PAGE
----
Courtesy of Kyoto University
Kyoto University scientists used MRI brain scans to identify a possible location of happiness.
Source: Courtesy of Kyoto University

A team of neuroscientists in Japan reported today that people who scored higher on a happiness survey had more gray matter volume in a brain region called the precuneus. The researchers stated that study participants who “feel happiness more intensely, feel sadness less intensely, and are more able to find meaning in life have a larger precuneus.”

In many ways, these findings seem dubious and vague. I had reservations about writing about this study for two reasons. Firstly, “happiness” is such an overused and ambiguous term. Secondly, anytime neuroscientists try to pinpoint an isolated brain region as being responsible for a single human behavior or emotion it can be misleading or misconstrued.

Joseph E. LeDoux, Ph.D., points this out in a Psychology Today blog post, “The Amygdala is NOT the Brain’s Fear Center,” when he says, “I am often said to have identified the amygdala as the brain’s “fear” center. But the fact is, I have not done this, nor has anyone else. The idea that the amygdala is the home of fear in the brain is just that—an idea. It is not a scientific finding but instead a conclusion based on an interpretation of a finding.”   

Geoff B. Hall/Wikimedia Commons
Precuneus in red. 
Source: Geoff B. Hall/Wikimedia Commons

The same could possibly be said about the recent claims by Wataru Sato and his team at Kyoto University who say they have found an answer to the root of our “happiness” seated in the precuneus. However, there is growing evidence that something noteworthy is going on in the precuneus. This new discovery linking the precuneus with happiness may turn out to be groundbreaking—which is why I ultimately decided to write this Psychology Today blog post this morning. 

The researchers in Japan defined happiness as, “a combination of happy emotions and satisfaction of life coming together in the precuneus.” Their definition of being “happy” reminds me of the Greek word eudaimonia which is sometimes translated as “happiness” but, in fact, is more related to "human flourishing." The ancient Greek notion of being "happy" was associated with having an “indwelling spirit” based on virtue and "doing the right thing" to achieve a contented state of mind.

Why Is the Precuneus Taking Center Stage?

The November 2015 study from Kyoto University, "The Structural Neural Substrate of Subjective Happiness," was published in the journal Scientific Reports. For this study, Sato and his team scanned the brains of research participants using MRI. Then, the study participants took a survey to identify how happy they are generally, how intensely they feel emotions, and how satisfied they are with their lives.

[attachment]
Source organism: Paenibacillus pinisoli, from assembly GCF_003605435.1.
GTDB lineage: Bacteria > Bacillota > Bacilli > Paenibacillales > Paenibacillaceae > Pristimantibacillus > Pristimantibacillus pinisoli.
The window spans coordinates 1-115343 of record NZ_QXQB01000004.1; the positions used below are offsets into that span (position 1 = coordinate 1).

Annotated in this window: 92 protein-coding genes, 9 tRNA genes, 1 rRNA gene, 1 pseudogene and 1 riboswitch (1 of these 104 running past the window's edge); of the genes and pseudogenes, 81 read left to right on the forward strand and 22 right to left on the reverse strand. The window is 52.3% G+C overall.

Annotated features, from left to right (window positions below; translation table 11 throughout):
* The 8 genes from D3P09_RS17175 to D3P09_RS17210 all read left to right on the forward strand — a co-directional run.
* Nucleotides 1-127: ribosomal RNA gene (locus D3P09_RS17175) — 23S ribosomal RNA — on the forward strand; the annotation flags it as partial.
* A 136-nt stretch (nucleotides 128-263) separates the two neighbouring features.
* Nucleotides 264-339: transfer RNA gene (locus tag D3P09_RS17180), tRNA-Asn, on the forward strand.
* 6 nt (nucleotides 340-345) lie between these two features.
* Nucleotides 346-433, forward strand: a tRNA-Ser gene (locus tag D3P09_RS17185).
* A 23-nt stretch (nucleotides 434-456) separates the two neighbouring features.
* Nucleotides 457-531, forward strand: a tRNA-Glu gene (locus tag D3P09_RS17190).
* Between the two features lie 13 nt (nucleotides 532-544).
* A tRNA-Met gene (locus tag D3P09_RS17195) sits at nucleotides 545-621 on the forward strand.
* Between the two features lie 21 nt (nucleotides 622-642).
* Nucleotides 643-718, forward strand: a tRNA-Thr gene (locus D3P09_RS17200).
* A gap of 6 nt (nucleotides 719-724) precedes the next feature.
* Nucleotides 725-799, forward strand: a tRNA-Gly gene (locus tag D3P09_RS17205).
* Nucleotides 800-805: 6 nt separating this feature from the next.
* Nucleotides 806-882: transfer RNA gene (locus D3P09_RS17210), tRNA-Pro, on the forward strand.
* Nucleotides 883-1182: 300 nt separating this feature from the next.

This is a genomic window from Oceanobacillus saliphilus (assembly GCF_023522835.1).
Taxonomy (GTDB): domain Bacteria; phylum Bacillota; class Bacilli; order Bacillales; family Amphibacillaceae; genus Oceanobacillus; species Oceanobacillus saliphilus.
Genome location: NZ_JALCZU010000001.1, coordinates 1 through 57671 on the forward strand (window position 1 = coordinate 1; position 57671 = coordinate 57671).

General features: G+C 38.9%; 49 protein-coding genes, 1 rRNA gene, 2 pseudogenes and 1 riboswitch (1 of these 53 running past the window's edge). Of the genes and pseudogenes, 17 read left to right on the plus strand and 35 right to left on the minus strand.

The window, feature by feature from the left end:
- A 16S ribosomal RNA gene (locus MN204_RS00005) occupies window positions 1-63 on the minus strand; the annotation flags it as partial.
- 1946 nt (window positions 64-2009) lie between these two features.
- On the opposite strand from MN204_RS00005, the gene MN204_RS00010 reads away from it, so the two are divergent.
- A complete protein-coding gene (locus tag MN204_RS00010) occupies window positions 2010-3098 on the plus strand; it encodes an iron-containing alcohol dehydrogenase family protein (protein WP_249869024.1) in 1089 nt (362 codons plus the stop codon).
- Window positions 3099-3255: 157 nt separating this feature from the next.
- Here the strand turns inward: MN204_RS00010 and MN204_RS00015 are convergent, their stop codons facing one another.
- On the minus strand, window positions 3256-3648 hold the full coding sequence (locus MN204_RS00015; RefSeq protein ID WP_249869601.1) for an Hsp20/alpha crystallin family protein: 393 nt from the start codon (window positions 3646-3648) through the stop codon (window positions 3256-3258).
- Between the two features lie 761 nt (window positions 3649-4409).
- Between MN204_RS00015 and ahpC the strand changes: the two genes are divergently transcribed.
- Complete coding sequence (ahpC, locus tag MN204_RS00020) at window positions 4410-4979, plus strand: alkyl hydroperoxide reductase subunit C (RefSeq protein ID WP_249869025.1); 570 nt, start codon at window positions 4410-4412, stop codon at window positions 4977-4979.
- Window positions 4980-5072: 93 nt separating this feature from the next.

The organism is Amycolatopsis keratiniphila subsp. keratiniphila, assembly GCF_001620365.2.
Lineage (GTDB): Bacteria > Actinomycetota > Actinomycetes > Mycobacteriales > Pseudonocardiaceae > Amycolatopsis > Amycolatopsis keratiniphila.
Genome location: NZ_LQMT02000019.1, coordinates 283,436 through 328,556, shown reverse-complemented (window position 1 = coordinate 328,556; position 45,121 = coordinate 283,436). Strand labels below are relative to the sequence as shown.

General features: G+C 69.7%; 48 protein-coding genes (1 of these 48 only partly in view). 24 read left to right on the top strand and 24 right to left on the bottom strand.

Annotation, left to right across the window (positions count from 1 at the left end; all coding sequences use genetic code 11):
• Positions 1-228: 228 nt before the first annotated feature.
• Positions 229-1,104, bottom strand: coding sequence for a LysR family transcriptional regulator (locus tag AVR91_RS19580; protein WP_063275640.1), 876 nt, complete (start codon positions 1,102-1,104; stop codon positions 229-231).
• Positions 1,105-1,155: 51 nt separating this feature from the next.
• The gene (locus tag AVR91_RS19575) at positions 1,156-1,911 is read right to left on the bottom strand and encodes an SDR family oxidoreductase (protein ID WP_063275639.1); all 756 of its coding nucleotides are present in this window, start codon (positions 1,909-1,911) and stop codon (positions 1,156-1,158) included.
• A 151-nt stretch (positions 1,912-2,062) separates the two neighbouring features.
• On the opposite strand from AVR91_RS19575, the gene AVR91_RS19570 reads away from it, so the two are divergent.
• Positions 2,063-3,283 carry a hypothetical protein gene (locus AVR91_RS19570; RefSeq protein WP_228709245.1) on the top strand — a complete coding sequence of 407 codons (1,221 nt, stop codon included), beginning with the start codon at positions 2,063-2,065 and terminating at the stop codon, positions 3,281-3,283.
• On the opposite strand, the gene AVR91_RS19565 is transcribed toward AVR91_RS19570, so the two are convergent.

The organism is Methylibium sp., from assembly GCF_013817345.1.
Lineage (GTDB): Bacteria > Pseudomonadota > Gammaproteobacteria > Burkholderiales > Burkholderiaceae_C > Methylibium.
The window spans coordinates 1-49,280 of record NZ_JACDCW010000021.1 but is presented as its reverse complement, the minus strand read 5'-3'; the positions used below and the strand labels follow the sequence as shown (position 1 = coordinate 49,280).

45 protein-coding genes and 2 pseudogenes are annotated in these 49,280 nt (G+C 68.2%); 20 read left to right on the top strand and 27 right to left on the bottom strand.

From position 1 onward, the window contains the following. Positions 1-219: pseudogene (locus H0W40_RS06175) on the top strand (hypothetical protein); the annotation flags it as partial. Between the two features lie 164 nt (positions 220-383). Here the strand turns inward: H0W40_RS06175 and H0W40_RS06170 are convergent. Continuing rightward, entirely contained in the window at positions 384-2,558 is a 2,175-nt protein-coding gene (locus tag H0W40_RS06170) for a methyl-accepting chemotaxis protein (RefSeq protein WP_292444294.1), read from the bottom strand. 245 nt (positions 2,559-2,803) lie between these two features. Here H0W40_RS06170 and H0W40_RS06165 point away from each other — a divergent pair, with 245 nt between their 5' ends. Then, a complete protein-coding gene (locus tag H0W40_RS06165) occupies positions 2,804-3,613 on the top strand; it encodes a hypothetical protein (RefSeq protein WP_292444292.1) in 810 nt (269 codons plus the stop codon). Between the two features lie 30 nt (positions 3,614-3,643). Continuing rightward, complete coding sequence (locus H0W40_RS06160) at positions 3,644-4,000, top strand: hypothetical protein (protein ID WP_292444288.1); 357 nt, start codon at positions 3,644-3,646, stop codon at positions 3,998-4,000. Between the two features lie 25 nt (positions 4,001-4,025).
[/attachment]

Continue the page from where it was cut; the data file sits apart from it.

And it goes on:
In recent months, the precuneus has been gaining traction and popping up in a wide range of studies. A September 2014 study, “Precuneus Is a Functional Core of the Default-Mode Network,” was published in the Journal of Neuroscience. The researchers at Duke University reported that the precuneus is a core hub of the default mode network (DMN), which is active during states of consciousness related to self-reflection, divergent thinking, and daydreaming.

Another November 2015 study, by a research team from Harvard Medical School and University of Chinese Medicine, “Subthreshold Depression Is Associated with Impaired Resting-State Functional Connectivity of the Cognitive Control Network," was published online in the journal Translational Psychiatry. In this study, the researchers found that underconnectivity of the precuneus to other brain regions may be linked to depression.

Conclusion: Meditation Benefits Precuneus Structure and Functional Connectivity

In a press release, Sato concluded, "Over history, many eminent scholars like Aristotle have contemplated what happiness is. I'm very happy that we now know more about what it means to be happy. Several studies have shown that meditation increases gray matter mass in the precuneus. This new insight on where happiness happens in the brain will be useful for developing happiness programs based on scientific research.”  

The Kyoto University researchers hope that having a better understanding of the neural mechanism behind happiness will help identify and quantify levels of happiness more objectively in the future. They are also optimistic that effective mindfulness and meditation training directed towards happiness and satisfaction can be fine-tuned with the help of brain science and a better understanding of the precuneus.

© 2015 Christopher Bergland. All rights reserved.

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